When I stepped outside the airport, I felt the sultry heat and inhaled cigarette smoke in every breath I took. The leather seats in the car were burning hot, even though the car was only let in the sun for a couple of minutes. The taxi driver was dripping with sweat, and he didn’t hesitate to help us with all of our six bags.
It was a long ride until our house. The taxi driver talked to us about life in Havana and asked us questions. He had a genuine smile stamped on his face. The only problem was, I couldn’t understand his Spanish at all. I never thought one language could sound so different across countries. Cubans have a very distinct and unique accent which was very difficult to understand after not having practiced my Spanish for four years.
Furthermore, my first impression of Havana wasn’t the best. We drove past old houses and buildings falling to pieces. The roads were bumpy and dirty, sidewalks were clearly not safe to walk on. Stray dogs wandered everywhere. Men sat on rocking chairs outside their houses, drinking some Bucanero (Cuban beer) and playing cards. Others drove old-school colorful cars (what Cuba is mostly known for) listening to loud Reggaeton. Women held umbrellas whilst walking on the street attempting to hide from the blazing sun.
Suddenly, I found myself in a perfectly paved road, contoured by beautiful bushes, flowers, and trees. The sidewalks were fairly white. People were jogging, roller skating, walking their dogs, or just sitting down for a smoke. The taxi driver told us that was Quinta Avenida (Fifth Avenue), one of the most famous avenues in Havana. He said at night, Quinta (as Cubans would call it), was where youngsters hung around. For my friends and I, Quinta was a meeting point before our nights out.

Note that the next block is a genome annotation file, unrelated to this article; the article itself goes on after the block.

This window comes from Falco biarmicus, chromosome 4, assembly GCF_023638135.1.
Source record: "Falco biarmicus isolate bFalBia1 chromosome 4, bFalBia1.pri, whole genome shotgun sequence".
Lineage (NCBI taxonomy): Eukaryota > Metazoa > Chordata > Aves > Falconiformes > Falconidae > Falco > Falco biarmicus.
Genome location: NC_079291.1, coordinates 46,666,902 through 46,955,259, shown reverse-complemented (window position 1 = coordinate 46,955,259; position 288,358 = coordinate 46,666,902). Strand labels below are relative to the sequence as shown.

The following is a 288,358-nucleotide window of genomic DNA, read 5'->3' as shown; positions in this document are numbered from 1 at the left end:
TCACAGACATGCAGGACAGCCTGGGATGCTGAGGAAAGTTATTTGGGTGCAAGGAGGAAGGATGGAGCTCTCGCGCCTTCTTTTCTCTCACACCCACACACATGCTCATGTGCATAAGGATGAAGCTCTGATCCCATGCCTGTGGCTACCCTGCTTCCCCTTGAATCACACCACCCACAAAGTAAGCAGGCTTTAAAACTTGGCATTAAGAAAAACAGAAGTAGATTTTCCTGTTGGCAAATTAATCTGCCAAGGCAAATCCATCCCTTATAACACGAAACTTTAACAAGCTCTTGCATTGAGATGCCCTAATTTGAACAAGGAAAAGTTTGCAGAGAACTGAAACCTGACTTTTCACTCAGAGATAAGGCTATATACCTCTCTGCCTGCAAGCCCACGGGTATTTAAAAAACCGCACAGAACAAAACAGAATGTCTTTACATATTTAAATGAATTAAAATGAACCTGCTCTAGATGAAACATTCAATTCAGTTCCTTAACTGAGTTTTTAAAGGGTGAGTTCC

After leaving our luggage in the house, we went out for lunch at La Carboncita – one of my favorite restaurants in Havana. It didn’t take me long to realize that Cubans were so amiable and cheerful. Every person I met since I arrived smiled from cheek to cheek. They always seem so interested in getting to know you and will most of the times get out of their way to help you. It doesn’t matter if you don’t know each other, Cubans will always greet you with a kiss on the cheek and an excited “Asere, qué bolá?” – the most local way of saying “whats up?”. This made me feel closer to home. The warm welcoming Latin culture played a big part in easing me into a completely new experience.
However, it still took me a while to adapt to my new life on the island. My brother and I studied in the International School of Havana, and despite all my friendly peers, I refused to leave my life in Brazil behind. I was a spoiled 13 year old, at peak of adolescence, and everything was an excuse for rebellion. It took me one year to realize I had no other option but to grow up. I will never forget my father coming in my room, looking into my eyes and saying “You have two options: you can either live here and be happy, or you can live here and be mad. But you’re living here either way.” That opened my eyes, and made me perceive all the good things Cuba had to offer me.
To be continued…